Tanev has been a warrior for the Canucks for many years, but it’s no secret his play has started to decline. He may have looked rejuvenated at times this season, but Hughes was masking his overall poor play. The former bled shot attempts against while generating almost nothing himself. Offence isn’t expected to be a part of his game, but it isn’t unreasonable to suggest he needs to play stronger defence than last season. To back this up, the rookie sensation performed even better when away from his usual partner.
Hughes performed far better away from Tanev, while the latter was abysmal when paired with any other defenceman. They were likely only paired together so other pairings could be together, and so the former could cover the latter’s weaknesses.
No doubt about it, Hughes had an outstanding rookie season and will be a keystone piece for the Canucks for many seasons to come. However, is it worth it to keep him over Pettersson?
Pettersson followed up his exceptional rookie season with an even more dominant sophomore campaign.
Pettersson is truly the motor that keeps the Canucks running. Offence runs through him, his defensive game and effort levels are outstanding, and he’s overall the team’s best player.
As shown in the previous section, Hughes was the 20th-ranked defenceman based on Evolving-Hockey’s GAR model. Using the same model, Pettersson ranked second among all skaters – not just forwards, all skaters. He had an incredible season, performing favorably to stars like Brayden Point, Brad Marchand and Nathan MacKinnon. He established himself as a true superstar in his second season, something the Canucks desperately needed.
The impact Pettersson has had on his team cannot be overstated. He has transformed the way the Canucks are viewed and the way they play. Vancouver is a much scarier team with him as the primary driver.
Pettersson is a master at generating quality scoring chances. He manages to do this without sacrificing defence too; he manages to suppress scoring chances and shots against while generating the most on the team.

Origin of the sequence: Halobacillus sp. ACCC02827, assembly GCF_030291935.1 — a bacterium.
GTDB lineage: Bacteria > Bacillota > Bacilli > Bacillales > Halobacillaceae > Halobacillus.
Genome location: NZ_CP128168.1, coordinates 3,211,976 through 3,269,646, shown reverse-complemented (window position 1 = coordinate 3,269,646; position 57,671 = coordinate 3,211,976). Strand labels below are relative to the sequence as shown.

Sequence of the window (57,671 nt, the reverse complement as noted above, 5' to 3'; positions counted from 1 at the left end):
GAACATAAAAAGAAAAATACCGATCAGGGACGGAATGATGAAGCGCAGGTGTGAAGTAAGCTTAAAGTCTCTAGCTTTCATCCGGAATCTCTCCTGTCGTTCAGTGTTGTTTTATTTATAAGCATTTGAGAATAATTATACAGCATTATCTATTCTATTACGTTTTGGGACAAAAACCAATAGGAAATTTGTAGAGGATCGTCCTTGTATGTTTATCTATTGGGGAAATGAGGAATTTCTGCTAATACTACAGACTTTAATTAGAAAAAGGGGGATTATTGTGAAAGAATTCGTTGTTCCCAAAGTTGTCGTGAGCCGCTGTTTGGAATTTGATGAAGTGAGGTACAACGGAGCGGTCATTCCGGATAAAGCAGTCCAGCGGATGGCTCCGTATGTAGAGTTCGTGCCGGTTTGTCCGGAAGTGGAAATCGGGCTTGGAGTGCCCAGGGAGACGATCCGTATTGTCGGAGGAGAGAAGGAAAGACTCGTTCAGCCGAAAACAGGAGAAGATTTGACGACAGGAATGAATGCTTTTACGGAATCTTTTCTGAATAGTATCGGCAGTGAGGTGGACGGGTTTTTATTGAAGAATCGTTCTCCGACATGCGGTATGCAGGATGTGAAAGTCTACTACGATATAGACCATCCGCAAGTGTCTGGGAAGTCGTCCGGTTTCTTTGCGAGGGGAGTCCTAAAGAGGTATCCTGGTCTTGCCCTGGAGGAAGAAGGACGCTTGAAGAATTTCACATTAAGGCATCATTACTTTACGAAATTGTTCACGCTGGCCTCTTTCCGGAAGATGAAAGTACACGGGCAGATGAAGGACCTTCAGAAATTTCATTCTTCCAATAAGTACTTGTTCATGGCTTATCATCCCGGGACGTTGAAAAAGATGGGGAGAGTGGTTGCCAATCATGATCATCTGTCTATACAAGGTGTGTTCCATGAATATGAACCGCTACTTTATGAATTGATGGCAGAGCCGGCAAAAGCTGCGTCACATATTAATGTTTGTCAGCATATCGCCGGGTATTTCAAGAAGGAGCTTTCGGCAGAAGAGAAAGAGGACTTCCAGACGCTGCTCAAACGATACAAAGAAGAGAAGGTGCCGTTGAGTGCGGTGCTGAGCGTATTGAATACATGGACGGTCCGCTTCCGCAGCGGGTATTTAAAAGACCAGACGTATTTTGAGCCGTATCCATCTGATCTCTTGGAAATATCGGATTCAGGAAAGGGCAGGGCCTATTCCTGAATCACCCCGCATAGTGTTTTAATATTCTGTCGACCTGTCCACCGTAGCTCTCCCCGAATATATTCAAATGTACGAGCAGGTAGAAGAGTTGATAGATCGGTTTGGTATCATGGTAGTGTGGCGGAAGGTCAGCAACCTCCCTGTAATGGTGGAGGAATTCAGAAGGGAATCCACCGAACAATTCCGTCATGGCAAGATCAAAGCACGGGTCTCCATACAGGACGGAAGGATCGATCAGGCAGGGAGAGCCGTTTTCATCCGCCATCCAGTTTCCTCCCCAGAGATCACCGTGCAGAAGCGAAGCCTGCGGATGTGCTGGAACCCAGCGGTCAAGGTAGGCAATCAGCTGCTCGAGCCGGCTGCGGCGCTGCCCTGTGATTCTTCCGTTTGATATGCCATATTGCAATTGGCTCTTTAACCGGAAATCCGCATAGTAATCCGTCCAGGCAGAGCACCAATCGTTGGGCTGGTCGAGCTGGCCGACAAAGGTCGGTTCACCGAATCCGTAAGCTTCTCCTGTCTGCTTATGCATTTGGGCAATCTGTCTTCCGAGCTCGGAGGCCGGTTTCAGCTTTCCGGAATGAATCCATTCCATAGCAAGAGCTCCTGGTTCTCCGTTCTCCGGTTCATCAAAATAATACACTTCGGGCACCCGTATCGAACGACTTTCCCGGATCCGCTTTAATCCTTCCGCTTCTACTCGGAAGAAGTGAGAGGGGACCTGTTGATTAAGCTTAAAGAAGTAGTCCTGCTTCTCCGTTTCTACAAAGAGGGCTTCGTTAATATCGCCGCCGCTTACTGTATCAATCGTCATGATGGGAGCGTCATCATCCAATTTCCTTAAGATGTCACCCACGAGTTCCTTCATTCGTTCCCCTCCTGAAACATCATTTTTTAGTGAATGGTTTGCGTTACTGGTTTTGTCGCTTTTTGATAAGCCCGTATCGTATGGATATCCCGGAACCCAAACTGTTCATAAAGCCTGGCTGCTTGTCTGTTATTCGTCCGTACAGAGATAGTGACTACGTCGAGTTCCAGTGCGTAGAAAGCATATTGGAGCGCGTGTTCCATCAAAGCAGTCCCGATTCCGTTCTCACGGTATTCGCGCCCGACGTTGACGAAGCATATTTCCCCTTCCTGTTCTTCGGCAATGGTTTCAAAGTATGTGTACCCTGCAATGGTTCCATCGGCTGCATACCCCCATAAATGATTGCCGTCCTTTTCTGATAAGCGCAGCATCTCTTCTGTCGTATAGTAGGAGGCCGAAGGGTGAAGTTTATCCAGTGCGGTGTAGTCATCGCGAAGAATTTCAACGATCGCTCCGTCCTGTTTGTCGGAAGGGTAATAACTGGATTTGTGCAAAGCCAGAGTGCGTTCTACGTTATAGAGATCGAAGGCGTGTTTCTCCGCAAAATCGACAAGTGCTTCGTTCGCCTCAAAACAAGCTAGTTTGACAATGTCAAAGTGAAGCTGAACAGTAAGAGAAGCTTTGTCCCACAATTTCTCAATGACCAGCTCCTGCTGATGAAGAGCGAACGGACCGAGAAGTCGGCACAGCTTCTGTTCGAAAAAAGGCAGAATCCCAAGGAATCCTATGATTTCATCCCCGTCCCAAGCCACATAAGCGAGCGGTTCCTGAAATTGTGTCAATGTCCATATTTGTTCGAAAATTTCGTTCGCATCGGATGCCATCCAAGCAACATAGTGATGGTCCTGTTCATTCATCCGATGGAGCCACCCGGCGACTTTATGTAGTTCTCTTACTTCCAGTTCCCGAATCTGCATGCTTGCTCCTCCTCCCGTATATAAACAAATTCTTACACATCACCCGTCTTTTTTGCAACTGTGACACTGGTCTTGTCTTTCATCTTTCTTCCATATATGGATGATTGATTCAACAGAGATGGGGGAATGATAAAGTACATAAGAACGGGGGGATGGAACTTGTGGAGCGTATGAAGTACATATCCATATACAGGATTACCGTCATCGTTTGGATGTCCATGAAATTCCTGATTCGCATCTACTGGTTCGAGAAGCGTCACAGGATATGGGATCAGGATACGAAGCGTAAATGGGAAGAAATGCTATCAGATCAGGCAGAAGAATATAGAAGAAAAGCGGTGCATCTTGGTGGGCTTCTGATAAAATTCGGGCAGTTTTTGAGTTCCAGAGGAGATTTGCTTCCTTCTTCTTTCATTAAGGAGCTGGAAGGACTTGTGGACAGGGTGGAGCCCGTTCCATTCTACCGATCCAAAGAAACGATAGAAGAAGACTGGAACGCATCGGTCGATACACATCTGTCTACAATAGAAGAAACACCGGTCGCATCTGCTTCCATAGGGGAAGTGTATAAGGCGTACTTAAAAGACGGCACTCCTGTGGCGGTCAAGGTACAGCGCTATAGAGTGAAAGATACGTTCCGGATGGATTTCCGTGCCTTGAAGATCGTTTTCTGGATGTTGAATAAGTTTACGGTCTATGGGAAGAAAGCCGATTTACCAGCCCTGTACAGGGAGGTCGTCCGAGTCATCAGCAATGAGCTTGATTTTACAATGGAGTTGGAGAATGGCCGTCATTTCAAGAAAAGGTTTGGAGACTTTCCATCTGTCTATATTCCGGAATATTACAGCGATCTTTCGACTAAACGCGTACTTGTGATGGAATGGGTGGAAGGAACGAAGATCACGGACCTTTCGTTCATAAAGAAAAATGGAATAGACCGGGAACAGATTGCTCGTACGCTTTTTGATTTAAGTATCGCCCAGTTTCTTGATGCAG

One of Pettersson’s greatest strengths is his ability to make his teammates better. Every player he has played with for a significant amount of minutes has seen a positive impact in their play driving and scoring numbers. The below data from NaturalStatTrick verifies this – all data is at five-on-five:
The above players represent Pettersson’s most common linemates last season. Each player performed significantly better in shot and goal numbers when playing with the Swedish star. It should be noted, however, that he did not perform as well in these metrics away from JT Miller – the two players clearly complemented each other well.
Pettersson has continued to show he is the best player on the Canucks. He has changed the way the team has played and has a major influence on his teammates. Despite this, is it worth it to keep him over Hughes?
Who to Pick?
Who to pick would likely come down to the individual’s team-building philosophy.
Some people may pick Hughes, and it would be hard to fault them. He’s everything you want in a modern NHL defenceman; a smooth skater, excellent puck mover, and the ability to generate offence without sacrificing defence. He is an excellent player and will be a core member of the Canucks for years to come.
Related: Top 3 All-Time Canucks Goalies
That said, Pettersson is the better player. He makes everyone around him better and is already one of the top players in the entire league. Teams are lucky to have a player like him – he is the quintessential building block for Vancouver.
It’s impossible to say which pick would be better overall, but it’s hard to go wrong with either of these two young stars. Fortunately for the Canucks, they will hopefully never have to make that choice.
Vancouver Canucks writer for The Hockey Writers. Former Nashville Predators prospect writer for DobberProspects and Canucks writer for CanucksInSeven.